Abraham Lincoln summed it up pretty well: you can fool some of the people all of the time, all of the people some of the time, but not (so he said and so we hope) all of the people all of the time.
From itinerant peddlers selling snake oil to today’s more sophisticated propagandists selling political nostrums, there have always been hucksters preying on our very human yearning for simple solutions for what ails us.
Drink this, and your brain tumor will vanish/your belly fat will disappear. Believe that, and you will no longer feel disoriented/diminished. Vote for him (rarely if ever her) and he’ll make (your preferred version of) America great again.
A recent column in the New York Times put a name to those who pander to that all-too- human yearning: charlatan.
It’s impossible to characterize a historical period before it’s over, but I think one plausible name for our era will be the Age of the Charlatan. Everywhere you turn there seems to be some kind of quack or confidence man catering to an eager audience: Fox News hosts like Sean Hannity have moved from pushing ill-informed opinion to flat-out conspiracy mongering; pickup artists sell “tried and true” methods for isolated young men to seduce women; and sophists pass off stale pedantries as dark and radical thought, selling millions of books in the process. In politics, too, our highest office is occupied by a man who was once aptly called a “carnival barker.”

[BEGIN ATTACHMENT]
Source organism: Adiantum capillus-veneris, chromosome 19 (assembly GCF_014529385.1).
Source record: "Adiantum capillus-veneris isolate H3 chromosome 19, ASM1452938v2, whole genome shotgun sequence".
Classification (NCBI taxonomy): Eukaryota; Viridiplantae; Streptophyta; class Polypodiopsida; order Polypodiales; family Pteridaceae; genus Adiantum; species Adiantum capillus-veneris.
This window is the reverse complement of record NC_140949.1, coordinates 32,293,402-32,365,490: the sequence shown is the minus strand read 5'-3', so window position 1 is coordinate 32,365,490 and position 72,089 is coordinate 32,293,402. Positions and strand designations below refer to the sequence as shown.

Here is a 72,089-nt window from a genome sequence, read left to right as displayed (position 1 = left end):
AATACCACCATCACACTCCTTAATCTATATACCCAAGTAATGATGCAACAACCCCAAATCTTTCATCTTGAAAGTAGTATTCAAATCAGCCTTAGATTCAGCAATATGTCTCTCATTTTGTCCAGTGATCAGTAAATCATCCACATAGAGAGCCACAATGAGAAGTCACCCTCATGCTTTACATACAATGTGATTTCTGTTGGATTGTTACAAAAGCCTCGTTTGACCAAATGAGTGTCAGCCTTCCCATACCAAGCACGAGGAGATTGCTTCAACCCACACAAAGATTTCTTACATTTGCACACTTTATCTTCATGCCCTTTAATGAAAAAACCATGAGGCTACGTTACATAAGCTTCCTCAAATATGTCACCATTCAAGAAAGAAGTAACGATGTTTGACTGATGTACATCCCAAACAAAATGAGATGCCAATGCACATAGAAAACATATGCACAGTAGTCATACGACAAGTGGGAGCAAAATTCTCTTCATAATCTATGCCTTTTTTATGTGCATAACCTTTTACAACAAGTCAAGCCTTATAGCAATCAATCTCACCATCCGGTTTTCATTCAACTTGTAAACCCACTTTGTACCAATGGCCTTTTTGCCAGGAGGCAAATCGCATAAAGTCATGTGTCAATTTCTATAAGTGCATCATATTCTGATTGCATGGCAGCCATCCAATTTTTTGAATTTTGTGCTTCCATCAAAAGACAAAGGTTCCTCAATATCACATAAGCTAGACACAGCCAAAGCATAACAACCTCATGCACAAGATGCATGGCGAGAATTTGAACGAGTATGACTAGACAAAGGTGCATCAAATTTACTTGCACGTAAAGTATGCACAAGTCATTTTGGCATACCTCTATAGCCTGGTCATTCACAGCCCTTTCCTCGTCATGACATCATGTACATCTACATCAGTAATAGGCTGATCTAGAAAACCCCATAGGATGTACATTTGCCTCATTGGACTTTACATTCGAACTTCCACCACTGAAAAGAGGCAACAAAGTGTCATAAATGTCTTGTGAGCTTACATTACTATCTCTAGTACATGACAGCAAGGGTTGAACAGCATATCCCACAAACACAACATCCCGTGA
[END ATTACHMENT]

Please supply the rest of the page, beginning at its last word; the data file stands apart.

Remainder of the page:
What makes us so vulnerable to charlatans today? In part it’s the complexity of the modern world and the rate of technological and social change: Quackery provides what Saul Bellow once called a “five-cent synthesis,” boiling down the chaotic tangle of the age into simple nostrums.
The author refers us to a long-forgotten 1937 book titled “Die Macht des Charlatans,” or “The Power of the Charlatan.” It was a history of the quacks who roamed Europe in the Middle Ages and early modern period, written by an Austrian journalist named De Francesco (but published, for obvious reasons given the date, in Switzerland).
Ms. De Francesco explains that the word “charlatan” comes from the Italian “ciarlatano,” itself probably related to the verb “ciarlare,” which means to babble or to go on incessantly without reflection. The original charlatans would babble on and on to mesmerize their audiences.
Babble without reflection. A perfect phrase to describe the noises that come out of President Trump’s mouth…
Nor was that the only parallel to be drawn. The book described the “often elaborate” shows mounted by Medieval and Renaissance mountebanks, with musicians, clowns and even performing animals. ( Presumably, too early for cat videos..)
Ms. De Francesco observes that this was the beginning of the mass communication techniques perfected by the public relations and advertising industries.
Crucially, the charlatan provides palliatives for a confused public. These nostrums can be either literal pills or phony ideas, for as Ms. De Francesco notes, “a quack is a quack — whether he sells opinions or elixirs.” Frequently they sell both. See for example Alex Jones, one of the most popular charlatans of the present age. He peddles bizarre conspiracy theories, including that the Sandy Hook shooting was a hoax, but also his own line of snake oil in the form of dubious dietary supplements.
Bottom line: when reality bites, entertainment that distracts you, easily grasped “explanations” for your predicament– and especially some “other” to blame for your problems– will ease your discomfort. In Roman times, it was bread and circuses.
Today it’s Fox News….